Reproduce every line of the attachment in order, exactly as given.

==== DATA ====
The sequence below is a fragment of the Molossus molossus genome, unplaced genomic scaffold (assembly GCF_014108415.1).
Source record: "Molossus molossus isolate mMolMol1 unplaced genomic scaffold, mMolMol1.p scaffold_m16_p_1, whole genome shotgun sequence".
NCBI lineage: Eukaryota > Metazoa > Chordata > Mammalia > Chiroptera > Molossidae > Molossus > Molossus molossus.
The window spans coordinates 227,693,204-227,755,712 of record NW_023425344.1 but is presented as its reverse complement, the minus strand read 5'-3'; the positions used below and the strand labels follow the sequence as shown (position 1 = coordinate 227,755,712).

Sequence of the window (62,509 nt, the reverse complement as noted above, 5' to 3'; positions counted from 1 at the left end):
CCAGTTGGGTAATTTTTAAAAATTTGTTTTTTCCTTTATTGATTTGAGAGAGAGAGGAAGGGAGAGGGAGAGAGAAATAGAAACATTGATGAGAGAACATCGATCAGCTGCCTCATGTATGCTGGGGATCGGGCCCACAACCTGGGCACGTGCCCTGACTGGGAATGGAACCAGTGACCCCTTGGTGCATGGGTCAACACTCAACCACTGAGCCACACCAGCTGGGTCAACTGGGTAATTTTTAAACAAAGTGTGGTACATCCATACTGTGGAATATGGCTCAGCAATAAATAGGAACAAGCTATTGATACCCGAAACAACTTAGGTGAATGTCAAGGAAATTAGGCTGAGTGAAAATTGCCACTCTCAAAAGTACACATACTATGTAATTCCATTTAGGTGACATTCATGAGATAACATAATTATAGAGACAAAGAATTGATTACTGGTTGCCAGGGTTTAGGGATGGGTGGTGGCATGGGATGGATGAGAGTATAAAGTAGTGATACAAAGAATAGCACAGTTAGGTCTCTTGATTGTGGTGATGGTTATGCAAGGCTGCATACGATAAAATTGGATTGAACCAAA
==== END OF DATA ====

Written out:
The sequence below is a fragment of the Molossus molossus genome, unplaced genomic scaffold (assembly GCF_014108415.1).
Source record: "Molossus molossus isolate mMolMol1 unplaced genomic scaffold, mMolMol1.p scaffold_m16_p_1, whole genome shotgun sequence".
NCBI lineage: Eukaryota > Metazoa > Chordata > Mammalia > Chiroptera > Molossidae > Molossus > Molossus molossus.
The window spans coordinates 227,693,204-227,755,712 of record NW_023425344.1 but is presented as its reverse complement, the minus strand read 5'-3'; the positions used below and the strand labels follow the sequence as shown (position 1 = coordinate 227,755,712).

Sequence of the window (62,509 nt, the reverse complement as noted above, 5' to 3'; positions counted from 1 at the left end):
CCAGTTGGGTAATTTTTAAAAATTTGTTTTTTCCTTTATTGATTTGAGAGAGAGAGGAAGGGAGAGGGAGAGAGAAATAGAAACATTGATGAGAGAACATCGATCAGCTGCCTCATGTATGCTGGGGATCGGGCCCACAACCTGGGCACGTGCCCTGACTGGGAATGGAACCAGTGACCCCTTGGTGCATGGGTCAACACTCAACCACTGAGCCACACCAGCTGGGTCAACTGGGTAATTTTTAAACAAAGTGTGGTACATCCATACTGTGGAATATGGCTCAGCAATAAATAGGAACAAGCTATTGATACCCGAAACAACTTAGGTGAATGTCAAGGAAATTAGGCTGAGTGAAAATTGCCACTCTCAAAAGTACACATACTATGTAATTCCATTTAGGTGACATTCATGAGATAACATAATTATAGAGACAAAGAATTGATTACTGGTTGCCAGGGTTTAGGGATGGGTGGTGGCATGGGATGGATGAGAGTATAAAGTAGTGATACAAAGAATAGCACAGTTAGGTCTCTTGATTGTGGTGATGGTTATGCAAGGCTGCATACGATAAAATTGGATTGAACCAAA